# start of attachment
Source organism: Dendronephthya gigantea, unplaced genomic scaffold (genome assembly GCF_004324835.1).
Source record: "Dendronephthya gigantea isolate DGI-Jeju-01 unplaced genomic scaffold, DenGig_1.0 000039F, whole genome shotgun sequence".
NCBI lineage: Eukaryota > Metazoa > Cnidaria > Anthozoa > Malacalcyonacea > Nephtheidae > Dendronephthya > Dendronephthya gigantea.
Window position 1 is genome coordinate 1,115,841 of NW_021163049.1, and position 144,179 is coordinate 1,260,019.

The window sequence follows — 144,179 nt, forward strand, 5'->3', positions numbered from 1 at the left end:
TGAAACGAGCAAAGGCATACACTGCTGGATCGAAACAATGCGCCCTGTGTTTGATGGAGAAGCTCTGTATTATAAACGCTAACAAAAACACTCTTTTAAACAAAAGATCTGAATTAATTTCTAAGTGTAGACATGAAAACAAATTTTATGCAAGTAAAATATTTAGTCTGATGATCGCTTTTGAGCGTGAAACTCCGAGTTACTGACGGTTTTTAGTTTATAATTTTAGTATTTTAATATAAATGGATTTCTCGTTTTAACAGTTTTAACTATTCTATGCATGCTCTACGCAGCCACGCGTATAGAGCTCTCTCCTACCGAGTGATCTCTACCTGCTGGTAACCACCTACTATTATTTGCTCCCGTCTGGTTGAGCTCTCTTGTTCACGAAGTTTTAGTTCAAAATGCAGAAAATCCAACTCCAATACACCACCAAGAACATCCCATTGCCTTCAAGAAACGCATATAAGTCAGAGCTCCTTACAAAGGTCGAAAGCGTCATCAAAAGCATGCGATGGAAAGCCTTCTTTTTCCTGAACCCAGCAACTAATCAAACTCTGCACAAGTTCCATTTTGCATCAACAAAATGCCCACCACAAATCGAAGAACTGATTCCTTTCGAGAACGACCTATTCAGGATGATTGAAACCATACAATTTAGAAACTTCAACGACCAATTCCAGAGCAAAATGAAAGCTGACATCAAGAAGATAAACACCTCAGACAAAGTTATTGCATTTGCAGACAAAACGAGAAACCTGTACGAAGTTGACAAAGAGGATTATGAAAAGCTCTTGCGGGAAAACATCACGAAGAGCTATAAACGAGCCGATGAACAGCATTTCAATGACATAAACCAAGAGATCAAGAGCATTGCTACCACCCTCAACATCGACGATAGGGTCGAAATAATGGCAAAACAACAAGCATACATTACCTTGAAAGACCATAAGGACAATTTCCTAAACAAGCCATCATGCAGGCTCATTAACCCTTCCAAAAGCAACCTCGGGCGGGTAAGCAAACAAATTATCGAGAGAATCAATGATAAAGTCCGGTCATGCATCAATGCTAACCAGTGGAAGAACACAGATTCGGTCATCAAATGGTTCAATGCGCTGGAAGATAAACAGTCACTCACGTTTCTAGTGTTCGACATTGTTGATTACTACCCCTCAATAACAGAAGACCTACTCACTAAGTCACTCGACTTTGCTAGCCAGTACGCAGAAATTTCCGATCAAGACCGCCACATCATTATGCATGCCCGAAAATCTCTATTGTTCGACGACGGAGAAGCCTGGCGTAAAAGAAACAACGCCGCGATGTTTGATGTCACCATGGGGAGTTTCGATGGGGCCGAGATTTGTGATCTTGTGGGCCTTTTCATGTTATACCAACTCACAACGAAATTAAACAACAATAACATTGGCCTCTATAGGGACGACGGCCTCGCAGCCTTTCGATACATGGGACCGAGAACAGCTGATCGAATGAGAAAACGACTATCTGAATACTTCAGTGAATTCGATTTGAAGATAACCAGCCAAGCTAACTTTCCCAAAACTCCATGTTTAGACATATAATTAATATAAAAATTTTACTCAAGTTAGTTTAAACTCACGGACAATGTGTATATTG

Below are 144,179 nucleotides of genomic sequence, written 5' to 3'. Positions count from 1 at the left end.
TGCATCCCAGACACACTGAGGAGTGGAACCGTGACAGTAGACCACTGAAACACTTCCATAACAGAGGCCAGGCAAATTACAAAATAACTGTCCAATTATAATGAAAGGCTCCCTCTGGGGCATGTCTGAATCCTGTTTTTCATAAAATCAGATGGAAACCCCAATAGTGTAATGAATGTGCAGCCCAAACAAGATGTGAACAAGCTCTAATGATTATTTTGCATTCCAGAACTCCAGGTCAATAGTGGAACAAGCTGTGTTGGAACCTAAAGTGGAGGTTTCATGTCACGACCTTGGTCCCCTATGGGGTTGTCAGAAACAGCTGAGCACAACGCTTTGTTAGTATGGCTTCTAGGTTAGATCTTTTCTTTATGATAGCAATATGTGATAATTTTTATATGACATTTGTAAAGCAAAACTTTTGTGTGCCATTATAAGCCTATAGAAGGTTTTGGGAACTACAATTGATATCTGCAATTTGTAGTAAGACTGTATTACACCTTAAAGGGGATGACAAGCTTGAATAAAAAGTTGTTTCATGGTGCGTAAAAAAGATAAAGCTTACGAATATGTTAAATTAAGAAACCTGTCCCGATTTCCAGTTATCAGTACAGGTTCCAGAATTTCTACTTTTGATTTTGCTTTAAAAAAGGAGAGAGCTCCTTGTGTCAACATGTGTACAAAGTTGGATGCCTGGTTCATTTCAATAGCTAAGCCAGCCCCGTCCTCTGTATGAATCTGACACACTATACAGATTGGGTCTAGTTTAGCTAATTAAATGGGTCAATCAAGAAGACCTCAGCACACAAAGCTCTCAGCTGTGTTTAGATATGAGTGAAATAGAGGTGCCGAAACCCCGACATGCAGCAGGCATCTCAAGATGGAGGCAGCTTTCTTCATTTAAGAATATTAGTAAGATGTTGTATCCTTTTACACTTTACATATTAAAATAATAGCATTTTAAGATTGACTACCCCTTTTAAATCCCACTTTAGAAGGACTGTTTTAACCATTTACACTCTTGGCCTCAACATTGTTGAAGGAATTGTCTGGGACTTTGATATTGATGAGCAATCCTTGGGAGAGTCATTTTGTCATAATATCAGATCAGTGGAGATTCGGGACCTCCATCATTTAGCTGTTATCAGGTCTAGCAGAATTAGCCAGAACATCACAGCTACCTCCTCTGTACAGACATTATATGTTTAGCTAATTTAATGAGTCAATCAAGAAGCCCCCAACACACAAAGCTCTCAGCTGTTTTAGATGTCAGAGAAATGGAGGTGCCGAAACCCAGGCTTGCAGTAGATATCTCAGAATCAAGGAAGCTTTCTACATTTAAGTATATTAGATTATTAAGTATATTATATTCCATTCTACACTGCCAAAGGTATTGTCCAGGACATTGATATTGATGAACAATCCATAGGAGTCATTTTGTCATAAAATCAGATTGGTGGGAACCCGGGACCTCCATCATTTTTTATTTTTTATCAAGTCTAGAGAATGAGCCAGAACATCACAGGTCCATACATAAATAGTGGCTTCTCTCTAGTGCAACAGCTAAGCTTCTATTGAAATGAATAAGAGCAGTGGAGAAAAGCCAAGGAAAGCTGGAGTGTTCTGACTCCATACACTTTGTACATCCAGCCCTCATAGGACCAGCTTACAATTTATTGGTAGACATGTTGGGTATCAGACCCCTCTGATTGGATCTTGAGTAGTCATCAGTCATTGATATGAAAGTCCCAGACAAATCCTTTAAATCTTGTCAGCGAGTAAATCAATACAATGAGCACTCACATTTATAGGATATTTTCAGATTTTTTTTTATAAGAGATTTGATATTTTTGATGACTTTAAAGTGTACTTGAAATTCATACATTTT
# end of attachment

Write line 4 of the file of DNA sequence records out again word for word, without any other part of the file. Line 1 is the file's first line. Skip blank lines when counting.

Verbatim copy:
Window position 1 is genome coordinate 1,115,841 of NW_021163049.1, and position 144,179 is coordinate 1,260,019.